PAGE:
Goldman Sachs has admitted to more trouble for its loss-making foray into retail banking, revealing that the US consumer credit regulator is investigating how it handles accounts in its credit card business.
In a regulatory filing Thursday, Goldman said it was cooperating with a Consumer Financial Protection Bureau investigation into “the enforcement of refunds, crediting non-compliant payments, resolving billing errors, advertisements and reporting.” to the credit bureaus” to his credit. card company.
Goldman has issued two credit cards in corporate partnerships — its flagship Apple Card and one with General Motors. Apple and GM did not immediately respond to requests for comment. The CFPB said it does not comment on confidential oversight and enforcement matters and investigations.
The CFPB investigation is a legal headache for a Goldman business that generated only about 2% of the bank’s $59 billion in net revenue last year.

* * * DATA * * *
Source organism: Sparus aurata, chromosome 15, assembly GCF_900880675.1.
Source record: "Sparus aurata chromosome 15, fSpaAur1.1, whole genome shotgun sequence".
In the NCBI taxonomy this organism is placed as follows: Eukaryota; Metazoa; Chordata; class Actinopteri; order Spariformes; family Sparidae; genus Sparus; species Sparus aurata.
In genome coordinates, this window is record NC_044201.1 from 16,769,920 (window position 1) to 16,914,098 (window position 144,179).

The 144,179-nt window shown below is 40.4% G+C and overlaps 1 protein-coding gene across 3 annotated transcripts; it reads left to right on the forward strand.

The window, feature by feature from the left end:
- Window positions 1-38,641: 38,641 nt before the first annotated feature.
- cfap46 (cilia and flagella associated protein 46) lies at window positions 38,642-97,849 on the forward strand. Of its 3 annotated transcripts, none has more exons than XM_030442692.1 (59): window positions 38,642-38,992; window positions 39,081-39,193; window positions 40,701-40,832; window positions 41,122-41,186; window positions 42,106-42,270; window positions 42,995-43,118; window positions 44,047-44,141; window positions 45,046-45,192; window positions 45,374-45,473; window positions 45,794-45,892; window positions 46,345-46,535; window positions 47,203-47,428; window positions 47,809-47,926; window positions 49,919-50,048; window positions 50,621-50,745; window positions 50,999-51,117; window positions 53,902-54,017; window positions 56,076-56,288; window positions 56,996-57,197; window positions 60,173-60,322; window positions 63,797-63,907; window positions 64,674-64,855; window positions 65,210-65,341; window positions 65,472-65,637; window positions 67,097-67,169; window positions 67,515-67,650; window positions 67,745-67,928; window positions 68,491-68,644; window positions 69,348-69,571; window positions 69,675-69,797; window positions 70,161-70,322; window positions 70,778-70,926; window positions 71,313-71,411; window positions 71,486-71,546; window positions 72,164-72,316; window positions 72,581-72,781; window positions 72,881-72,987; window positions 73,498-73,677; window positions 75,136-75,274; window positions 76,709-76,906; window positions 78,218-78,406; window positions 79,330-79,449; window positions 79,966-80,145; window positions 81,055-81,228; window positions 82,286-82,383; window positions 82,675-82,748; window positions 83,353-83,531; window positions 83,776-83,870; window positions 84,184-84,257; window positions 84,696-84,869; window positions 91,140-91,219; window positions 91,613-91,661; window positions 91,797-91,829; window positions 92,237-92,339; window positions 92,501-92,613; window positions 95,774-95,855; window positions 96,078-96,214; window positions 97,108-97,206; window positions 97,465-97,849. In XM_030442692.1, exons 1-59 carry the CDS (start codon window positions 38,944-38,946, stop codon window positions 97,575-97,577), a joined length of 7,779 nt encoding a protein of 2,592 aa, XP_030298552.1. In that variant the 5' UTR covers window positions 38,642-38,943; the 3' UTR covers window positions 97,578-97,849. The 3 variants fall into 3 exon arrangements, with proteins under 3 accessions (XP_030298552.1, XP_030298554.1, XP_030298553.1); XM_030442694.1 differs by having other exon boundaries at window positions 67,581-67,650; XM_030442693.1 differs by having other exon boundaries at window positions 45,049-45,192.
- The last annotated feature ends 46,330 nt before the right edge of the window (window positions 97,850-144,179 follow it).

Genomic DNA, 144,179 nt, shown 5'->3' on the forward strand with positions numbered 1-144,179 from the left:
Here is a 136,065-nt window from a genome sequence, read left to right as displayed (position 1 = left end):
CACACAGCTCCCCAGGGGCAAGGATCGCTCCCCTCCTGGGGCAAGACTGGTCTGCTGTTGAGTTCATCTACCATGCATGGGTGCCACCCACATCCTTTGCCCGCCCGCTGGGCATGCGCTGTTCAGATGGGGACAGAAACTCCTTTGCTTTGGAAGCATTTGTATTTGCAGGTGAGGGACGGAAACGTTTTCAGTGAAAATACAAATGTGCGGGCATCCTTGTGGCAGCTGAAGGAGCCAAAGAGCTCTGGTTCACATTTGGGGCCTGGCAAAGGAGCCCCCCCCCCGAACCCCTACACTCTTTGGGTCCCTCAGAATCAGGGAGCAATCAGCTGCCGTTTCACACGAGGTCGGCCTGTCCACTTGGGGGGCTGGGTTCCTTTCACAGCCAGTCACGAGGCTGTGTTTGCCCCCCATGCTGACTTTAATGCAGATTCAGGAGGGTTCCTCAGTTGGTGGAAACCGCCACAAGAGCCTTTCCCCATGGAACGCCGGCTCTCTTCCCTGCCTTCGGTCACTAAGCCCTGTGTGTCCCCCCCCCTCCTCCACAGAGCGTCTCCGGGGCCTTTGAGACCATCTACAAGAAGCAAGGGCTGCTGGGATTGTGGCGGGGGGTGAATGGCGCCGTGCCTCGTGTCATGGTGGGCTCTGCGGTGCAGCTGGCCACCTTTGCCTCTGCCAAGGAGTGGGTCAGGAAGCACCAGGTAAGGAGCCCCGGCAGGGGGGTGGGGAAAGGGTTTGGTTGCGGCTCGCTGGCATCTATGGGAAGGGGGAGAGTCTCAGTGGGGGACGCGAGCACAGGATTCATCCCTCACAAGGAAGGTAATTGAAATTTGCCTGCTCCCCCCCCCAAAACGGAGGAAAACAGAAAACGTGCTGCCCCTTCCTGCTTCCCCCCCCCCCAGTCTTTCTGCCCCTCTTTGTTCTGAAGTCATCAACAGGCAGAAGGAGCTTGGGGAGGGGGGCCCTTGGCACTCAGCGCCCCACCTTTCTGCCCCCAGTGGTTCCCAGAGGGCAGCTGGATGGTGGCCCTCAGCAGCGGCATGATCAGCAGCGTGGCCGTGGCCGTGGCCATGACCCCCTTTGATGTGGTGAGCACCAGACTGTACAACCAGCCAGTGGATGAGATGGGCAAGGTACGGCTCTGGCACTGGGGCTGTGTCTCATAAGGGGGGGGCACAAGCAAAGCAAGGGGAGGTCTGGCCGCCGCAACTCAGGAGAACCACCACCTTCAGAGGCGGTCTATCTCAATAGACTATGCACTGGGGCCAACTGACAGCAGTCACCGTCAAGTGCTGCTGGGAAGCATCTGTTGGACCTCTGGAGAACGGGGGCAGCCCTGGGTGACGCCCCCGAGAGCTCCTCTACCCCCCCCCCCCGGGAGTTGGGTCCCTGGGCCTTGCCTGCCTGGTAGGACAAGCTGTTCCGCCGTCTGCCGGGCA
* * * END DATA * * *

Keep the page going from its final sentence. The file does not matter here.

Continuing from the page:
He had about $12 billion in credit card balances at the end of June, up from $5 billion a year earlier. That’s dwarfed by established rivals such as JPMorgan Chase, which had $165 billion in credit card loans last quarter, mirroring Goldman’s much more recent push into Main Street banks.
Goldman, which derives the vast majority of its revenue from trading and investment banking on Wall Street, entered consumer banking in 2016 with the launch of its Marcus brand, a nod to its co-founder. Marcus Goldman.
It grew out of Goldman’s conversion during the 2008 financial crisis into a bank holding company, a move that allowed it to access Federal Reserve liquidity lines and secure US government-backed insurance for its deposits.
The consumer business, which in addition to credit cards also includes Marcus-branded savings accounts and loans, generated $1.5 billion in revenue last year. The bank aims to grow its revenue to more than $4 billion by 2024.
However, the company is still loss-making, and Goldman has yet to set a timeline for when it will be profitable. Goldman’s other three growth initiatives — asset management, wealth management and deal cooking — are profitable.
The consumer sector also went through a series of leaders. Harit Talwar, the first head of Marcus and the former boss of American cards at Discover, in 2021 handed over day-to-day management to his longtime deputy, Omer Ismail. But Ismail abruptly left Goldman for Walmart.
The consumer business is now led by Peeyush Nahar, who joined Goldman last year after working at Uber and Amazon.